The Washington Post
reports on the District of Columbia's Medicaid program and mental health coverage. "The federal government handed [the city] an opportunity to save $56 million over four years by expanding Medicaid this summer and they jumped at it. They switched 35,000 low-income residents from the city-funded D.C. Health Care Alliance insurance plan to a Medicaid plan and reaped the reward. It looked like a win-win: The city got some financial relief and the new Medicaid beneficiaries got mental health coverage, which was not part of the Alliance plan. But it creates a problem for the city's mental health care providers, who said this week that they are faced with serving thousands of new clients they are not prepared to manage." Some D.C. officials say there is no evidence the system will be overwhelmed (Fears, 10/12).
In Virginia, the Medicaid program paid out $39 million in improper payments in 2009, including more than $20 million in fraud, the Richmond Times-Dispatch reports. "An additional $48 million in potential fraud or error was avoided by blocking improper claims before they were paid, according to the report by Ashley Colvin, an analyst for the Joint Legislative Audit and Review Commission. … Colvin noted that the improper payments and blocked claims represent less than 2 percent of Medicaid spending in Virginia, which, in fiscal 2009, totaled $4.8 billion" (Whitley, 10/13).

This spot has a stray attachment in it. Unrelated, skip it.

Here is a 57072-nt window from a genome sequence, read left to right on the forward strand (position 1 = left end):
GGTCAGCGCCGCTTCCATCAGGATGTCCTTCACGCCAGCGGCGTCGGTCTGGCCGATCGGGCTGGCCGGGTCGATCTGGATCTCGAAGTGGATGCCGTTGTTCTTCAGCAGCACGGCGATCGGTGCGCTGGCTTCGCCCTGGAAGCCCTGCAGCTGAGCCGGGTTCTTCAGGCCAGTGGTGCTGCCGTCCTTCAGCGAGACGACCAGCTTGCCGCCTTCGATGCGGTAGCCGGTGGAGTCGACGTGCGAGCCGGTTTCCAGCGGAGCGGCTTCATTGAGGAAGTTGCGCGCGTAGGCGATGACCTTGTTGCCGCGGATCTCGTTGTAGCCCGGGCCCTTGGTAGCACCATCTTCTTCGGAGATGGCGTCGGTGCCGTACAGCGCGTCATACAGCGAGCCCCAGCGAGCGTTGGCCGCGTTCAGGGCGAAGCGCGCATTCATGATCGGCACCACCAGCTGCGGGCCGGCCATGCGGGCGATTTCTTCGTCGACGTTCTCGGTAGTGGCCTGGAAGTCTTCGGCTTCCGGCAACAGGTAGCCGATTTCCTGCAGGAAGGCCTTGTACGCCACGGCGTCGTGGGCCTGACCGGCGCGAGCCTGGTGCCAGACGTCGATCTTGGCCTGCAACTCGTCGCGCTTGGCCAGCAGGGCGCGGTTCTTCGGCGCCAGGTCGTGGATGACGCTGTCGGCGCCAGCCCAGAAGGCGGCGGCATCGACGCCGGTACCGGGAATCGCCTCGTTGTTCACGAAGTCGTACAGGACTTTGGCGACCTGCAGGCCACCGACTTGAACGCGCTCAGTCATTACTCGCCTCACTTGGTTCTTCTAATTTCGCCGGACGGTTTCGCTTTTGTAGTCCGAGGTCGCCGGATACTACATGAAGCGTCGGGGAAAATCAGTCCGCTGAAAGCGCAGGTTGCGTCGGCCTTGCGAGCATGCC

The (Baton Rouge, La.) Advocate: Louisiana is having its own trouble with improper Medicaid payments. "In its effort to recoup dollars overpaid, the state health agency made a second mistake: It deducted much more from physician checks than agency officials had agreed to originally. And like the previous mistake, state Department of Health and Hospital officials blamed a computer glitch. DHH last week mistakenly deducted $3.4 million too much from checks reimbursing physicians for the care they provided the poor through the government’s Medicaid health insurance program. The error was made as DHH started recovering $11.6 million that was overpaid to Medicaid providers last year" (Shuler, 10/12).